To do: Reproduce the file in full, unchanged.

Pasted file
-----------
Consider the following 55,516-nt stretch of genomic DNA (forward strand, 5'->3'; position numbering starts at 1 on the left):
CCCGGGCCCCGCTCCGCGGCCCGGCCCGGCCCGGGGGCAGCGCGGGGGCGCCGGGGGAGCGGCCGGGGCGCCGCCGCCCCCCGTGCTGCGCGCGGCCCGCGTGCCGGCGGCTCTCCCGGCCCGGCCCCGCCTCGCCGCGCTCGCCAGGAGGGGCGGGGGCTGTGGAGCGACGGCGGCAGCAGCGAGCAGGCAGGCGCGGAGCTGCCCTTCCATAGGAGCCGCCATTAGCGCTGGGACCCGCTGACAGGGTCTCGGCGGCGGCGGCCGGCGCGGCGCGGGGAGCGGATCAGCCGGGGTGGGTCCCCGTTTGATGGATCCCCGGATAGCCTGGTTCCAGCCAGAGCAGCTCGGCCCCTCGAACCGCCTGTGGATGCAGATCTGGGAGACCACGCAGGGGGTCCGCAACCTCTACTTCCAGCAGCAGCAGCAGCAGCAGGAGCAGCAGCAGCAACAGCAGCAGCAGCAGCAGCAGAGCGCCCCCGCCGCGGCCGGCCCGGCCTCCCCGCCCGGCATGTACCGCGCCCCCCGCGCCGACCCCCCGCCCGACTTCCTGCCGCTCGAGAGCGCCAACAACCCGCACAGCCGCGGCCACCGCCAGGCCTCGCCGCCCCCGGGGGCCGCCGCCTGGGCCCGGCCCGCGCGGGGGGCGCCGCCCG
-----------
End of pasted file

Consider the following 55,516-nt stretch of genomic DNA (forward strand, 5'->3'; position numbering starts at 1 on the left):
CCCGGGCCCCGCTCCGCGGCCCGGCCCGGCCCGGGGGCAGCGCGGGGGCGCCGGGGGAGCGGCCGGGGCGCCGCCGCCCCCCGTGCTGCGCGCGGCCCGCGTGCCGGCGGCTCTCCCGGCCCGGCCCCGCCTCGCCGCGCTCGCCAGGAGGGGCGGGGGCTGTGGAGCGACGGCGGCAGCAGCGAGCAGGCAGGCGCGGAGCTGCCCTTCCATAGGAGCCGCCATTAGCGCTGGGACCCGCTGACAGGGTCTCGGCGGCGGCGGCCGGCGCGGCGCGGGGAGCGGATCAGCCGGGGTGGGTCCCCGTTTGATGGATCCCCGGATAGCCTGGTTCCAGCCAGAGCAGCTCGGCCCCTCGAACCGCCTGTGGATGCAGATCTGGGAGACCACGCAGGGGGTCCGCAACCTCTACTTCCAGCAGCAGCAGCAGCAGCAGGAGCAGCAGCAGCAACAGCAGCAGCAGCAGCAGCAGAGCGCCCCCGCCGCGGCCGGCCCGGCCTCCCCGCCCGGCATGTACCGCGCCCCCCGCGCCGACCCCCCGCCCGACTTCCTGCCGCTCGAGAGCGCCAACAACCCGCACAGCCGCGGCCACCGCCAGGCCTCGCCGCCCCCGGGGGCCGCCGCCTGGGCCCGGCCCGCGCGGGGGGCGCCGCCCG